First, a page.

November 15[edit]

Why did Hungary remain a kingdom (regency) after the end of World War I?[edit]

Why did Hungary remain a kingdom--or regency--after the end of World War I (as in, after Bela Kun's Communist regime in Hungary was overthrown)? Futurist110 (talk) 03:01, 15 November 2018 (UTC)

Specifically, why didn't Hungary become a republic after the fall of Communism in 1919 like it did after the fall of Communism in 1989? Futurist110 (talk) 03:13, 15 November 2018 (UTC)
Just a guess, but after three short-lived republics rising and falling within a single year (the First Hungarian Republic, the Hungarian Soviet Republic, and a days-long restoration of the First Republic), with their accompanying Red Terror, White Terror and Romanian occupation, I should think that anything savouring of boring old Habsburg stability must have sounded pretty good. --Antiquary (talk) 13:27, 15 November 2018 (UTC)
The answer is that the Kingdom of Hungary provided Horthy with the veneer of legitimacy for what was otherwise a a facist state. It's pretty much analogous to Francoist Spain; as Franco always claimed to be running the Monarchy in the name of a king who would later be restored, so did Horthy. As you can see at Kingdom of Hungary (1920–1946), the initial situation was that the Allies refused to allow Charles to claim the throne when the monarchy was declared by Horthy et. al. Horthy was merely acting as regent till the politics became more friendly towards restoring the King. When Charles died in 1922, the nominal heir was Otto von Habsburg, a 9-year old, so Horthy just kept being regent, as they wouldn't install a 9-year old to rule. By the time Otto was old enough, there were significant international political hurdles towards him claiming the Hungarian throne; mostly due to the fact that a claim to either the Austrian Imperial Crown or the Hungarian Regnal Crown could be seen as a claim to the entirety of the empire (whether the crowns were even capable of being legally divided was complex). If he were claiming to being restored to the prior crowns, well that means bringing back the prior constitutions which would have created a whole lot of headaches. If he were claiming to being asked to be named king to an entirely different state, that created all new constitutional headaches. As to why Otto didn't just accept the throne of Hungary, I'm not sure he was particularly interested. He really wanted to restore the Austrian monarchy, not just to "Be king of somewhere" but "Be Emperor of Austria". He was directly offered the throne of Spain by Franco, a post he refused because he wasn't much interested in Spanish politics. Of course by that time it was all pointless to answer our question, Hungary became a republic for good after WWII. --Jayron32 16:25, 16 November 2018 (UTC)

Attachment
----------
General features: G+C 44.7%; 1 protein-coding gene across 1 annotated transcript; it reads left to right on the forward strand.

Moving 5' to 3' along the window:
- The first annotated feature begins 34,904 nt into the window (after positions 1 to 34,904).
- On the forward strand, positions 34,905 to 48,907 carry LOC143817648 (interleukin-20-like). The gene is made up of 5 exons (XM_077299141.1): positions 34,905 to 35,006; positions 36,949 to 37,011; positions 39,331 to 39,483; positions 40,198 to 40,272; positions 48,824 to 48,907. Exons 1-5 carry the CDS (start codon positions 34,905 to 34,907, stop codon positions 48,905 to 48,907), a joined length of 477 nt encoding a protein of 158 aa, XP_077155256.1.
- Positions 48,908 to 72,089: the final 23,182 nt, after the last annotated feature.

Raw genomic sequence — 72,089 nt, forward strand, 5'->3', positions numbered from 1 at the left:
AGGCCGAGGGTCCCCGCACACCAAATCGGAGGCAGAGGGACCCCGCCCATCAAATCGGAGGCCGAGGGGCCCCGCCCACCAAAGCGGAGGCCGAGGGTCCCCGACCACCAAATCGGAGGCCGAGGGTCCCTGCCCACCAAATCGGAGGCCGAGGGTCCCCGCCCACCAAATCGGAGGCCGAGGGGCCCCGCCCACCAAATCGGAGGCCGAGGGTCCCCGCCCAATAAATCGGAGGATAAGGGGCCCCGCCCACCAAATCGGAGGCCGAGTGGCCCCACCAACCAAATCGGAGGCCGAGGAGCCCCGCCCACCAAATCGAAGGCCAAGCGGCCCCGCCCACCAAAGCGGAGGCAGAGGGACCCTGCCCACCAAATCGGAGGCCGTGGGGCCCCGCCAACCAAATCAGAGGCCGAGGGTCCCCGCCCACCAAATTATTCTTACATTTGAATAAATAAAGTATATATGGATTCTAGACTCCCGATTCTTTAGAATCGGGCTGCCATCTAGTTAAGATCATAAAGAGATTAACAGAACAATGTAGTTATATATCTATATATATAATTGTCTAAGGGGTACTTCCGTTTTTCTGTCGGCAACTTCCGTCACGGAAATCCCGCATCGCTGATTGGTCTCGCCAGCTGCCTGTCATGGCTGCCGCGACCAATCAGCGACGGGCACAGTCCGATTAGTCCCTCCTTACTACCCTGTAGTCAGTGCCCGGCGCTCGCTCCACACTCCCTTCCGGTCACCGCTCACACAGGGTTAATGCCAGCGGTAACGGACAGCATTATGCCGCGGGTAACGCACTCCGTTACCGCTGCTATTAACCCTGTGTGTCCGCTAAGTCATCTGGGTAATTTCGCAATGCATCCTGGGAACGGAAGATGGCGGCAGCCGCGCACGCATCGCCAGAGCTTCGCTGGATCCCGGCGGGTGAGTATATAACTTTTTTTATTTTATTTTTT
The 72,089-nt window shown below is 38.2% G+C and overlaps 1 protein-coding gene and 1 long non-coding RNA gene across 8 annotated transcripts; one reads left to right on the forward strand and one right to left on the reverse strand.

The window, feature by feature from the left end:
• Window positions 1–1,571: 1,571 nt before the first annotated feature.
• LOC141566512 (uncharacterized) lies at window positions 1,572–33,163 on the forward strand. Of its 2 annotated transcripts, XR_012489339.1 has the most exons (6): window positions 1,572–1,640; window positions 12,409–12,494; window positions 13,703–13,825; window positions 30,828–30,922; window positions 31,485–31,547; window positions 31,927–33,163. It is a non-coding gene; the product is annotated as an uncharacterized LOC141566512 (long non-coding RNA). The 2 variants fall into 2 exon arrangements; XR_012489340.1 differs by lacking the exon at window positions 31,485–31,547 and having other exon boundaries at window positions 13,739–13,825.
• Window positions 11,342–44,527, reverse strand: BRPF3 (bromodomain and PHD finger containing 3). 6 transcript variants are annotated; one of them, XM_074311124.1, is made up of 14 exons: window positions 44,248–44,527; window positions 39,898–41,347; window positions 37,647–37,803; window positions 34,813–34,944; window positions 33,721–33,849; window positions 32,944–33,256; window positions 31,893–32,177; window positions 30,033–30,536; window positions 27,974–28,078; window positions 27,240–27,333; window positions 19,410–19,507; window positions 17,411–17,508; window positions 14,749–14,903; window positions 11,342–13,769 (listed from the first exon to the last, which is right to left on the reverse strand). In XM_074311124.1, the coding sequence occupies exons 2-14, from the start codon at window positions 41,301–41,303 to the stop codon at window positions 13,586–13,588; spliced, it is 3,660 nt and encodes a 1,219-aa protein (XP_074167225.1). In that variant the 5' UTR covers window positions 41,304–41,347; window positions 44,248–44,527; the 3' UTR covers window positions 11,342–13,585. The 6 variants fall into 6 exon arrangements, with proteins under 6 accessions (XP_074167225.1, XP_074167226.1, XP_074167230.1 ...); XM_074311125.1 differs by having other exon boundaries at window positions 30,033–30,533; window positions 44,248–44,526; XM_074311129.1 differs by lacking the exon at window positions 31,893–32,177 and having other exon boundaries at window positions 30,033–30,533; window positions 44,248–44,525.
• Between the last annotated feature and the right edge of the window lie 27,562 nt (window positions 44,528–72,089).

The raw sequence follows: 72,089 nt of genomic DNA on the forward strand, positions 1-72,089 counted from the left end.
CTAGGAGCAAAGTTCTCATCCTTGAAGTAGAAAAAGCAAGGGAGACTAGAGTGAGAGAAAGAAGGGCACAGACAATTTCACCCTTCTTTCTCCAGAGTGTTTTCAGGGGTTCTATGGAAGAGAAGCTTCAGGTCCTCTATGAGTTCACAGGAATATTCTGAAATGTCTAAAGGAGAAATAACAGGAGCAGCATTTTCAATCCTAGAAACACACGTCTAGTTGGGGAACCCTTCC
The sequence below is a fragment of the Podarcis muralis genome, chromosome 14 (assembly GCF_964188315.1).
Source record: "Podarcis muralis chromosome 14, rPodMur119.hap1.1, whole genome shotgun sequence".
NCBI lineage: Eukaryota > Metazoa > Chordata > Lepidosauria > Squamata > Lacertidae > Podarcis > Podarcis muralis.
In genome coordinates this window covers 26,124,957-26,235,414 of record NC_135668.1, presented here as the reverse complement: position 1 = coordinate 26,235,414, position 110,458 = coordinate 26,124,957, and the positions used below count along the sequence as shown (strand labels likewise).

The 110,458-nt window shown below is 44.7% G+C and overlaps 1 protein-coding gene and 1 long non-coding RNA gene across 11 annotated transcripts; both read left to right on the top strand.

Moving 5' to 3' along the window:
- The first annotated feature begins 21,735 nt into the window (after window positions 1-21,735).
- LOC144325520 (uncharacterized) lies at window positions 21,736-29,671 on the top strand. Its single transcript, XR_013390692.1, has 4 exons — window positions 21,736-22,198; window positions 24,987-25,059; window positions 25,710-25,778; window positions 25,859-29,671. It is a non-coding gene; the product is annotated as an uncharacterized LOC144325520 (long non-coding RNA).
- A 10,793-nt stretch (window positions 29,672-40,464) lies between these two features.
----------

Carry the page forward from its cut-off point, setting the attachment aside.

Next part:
Why are Russian Jews by far the least fertile ethnic group in Russia?[edit]

Based on the data here: Demographics_of_Russia#Median_age_and_fertility -- Russian Jews are by far the least fertile ethnic group in Russia. My question is this--why exactly is this the case? Futurist110 (talk) 03:20, 15 November 2018 (UTC)